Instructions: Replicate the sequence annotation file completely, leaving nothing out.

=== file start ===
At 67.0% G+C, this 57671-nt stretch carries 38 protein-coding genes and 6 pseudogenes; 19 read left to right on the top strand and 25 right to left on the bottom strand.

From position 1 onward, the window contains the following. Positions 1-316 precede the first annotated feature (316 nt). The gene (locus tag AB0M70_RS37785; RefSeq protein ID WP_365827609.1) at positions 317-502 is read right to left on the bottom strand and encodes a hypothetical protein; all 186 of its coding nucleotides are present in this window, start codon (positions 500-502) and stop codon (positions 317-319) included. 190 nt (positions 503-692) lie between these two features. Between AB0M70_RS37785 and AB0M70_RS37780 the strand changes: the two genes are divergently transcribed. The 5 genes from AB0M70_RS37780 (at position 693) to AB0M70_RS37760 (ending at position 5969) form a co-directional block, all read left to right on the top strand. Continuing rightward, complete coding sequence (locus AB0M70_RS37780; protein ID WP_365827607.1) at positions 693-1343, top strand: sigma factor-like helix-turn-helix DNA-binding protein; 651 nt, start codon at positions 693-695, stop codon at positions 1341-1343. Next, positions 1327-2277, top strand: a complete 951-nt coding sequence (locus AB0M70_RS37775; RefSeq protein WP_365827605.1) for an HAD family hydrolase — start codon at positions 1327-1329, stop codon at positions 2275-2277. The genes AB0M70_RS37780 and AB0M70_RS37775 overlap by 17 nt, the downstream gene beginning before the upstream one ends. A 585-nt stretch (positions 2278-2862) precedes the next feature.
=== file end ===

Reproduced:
At 67.0% G+C, this 57671-nt stretch carries 38 protein-coding genes and 6 pseudogenes; 19 read left to right on the top strand and 25 right to left on the bottom strand.

From position 1 onward, the window contains the following. Positions 1-316 precede the first annotated feature (316 nt). The gene (locus tag AB0M70_RS37785; RefSeq protein ID WP_365827609.1) at positions 317-502 is read right to left on the bottom strand and encodes a hypothetical protein; all 186 of its coding nucleotides are present in this window, start codon (positions 500-502) and stop codon (positions 317-319) included. 190 nt (positions 503-692) lie between these two features. Between AB0M70_RS37785 and AB0M70_RS37780 the strand changes: the two genes are divergently transcribed. The 5 genes from AB0M70_RS37780 (at position 693) to AB0M70_RS37760 (ending at position 5969) form a co-directional block, all read left to right on the top strand. Continuing rightward, complete coding sequence (locus AB0M70_RS37780; protein ID WP_365827607.1) at positions 693-1343, top strand: sigma factor-like helix-turn-helix DNA-binding protein; 651 nt, start codon at positions 693-695, stop codon at positions 1341-1343. Next, positions 1327-2277, top strand: a complete 951-nt coding sequence (locus AB0M70_RS37775; RefSeq protein WP_365827605.1) for an HAD family hydrolase — start codon at positions 1327-1329, stop codon at positions 2275-2277. The genes AB0M70_RS37780 and AB0M70_RS37775 overlap by 17 nt, the downstream gene beginning before the upstream one ends. A 585-nt stretch (positions 2278-2862) precedes the next feature.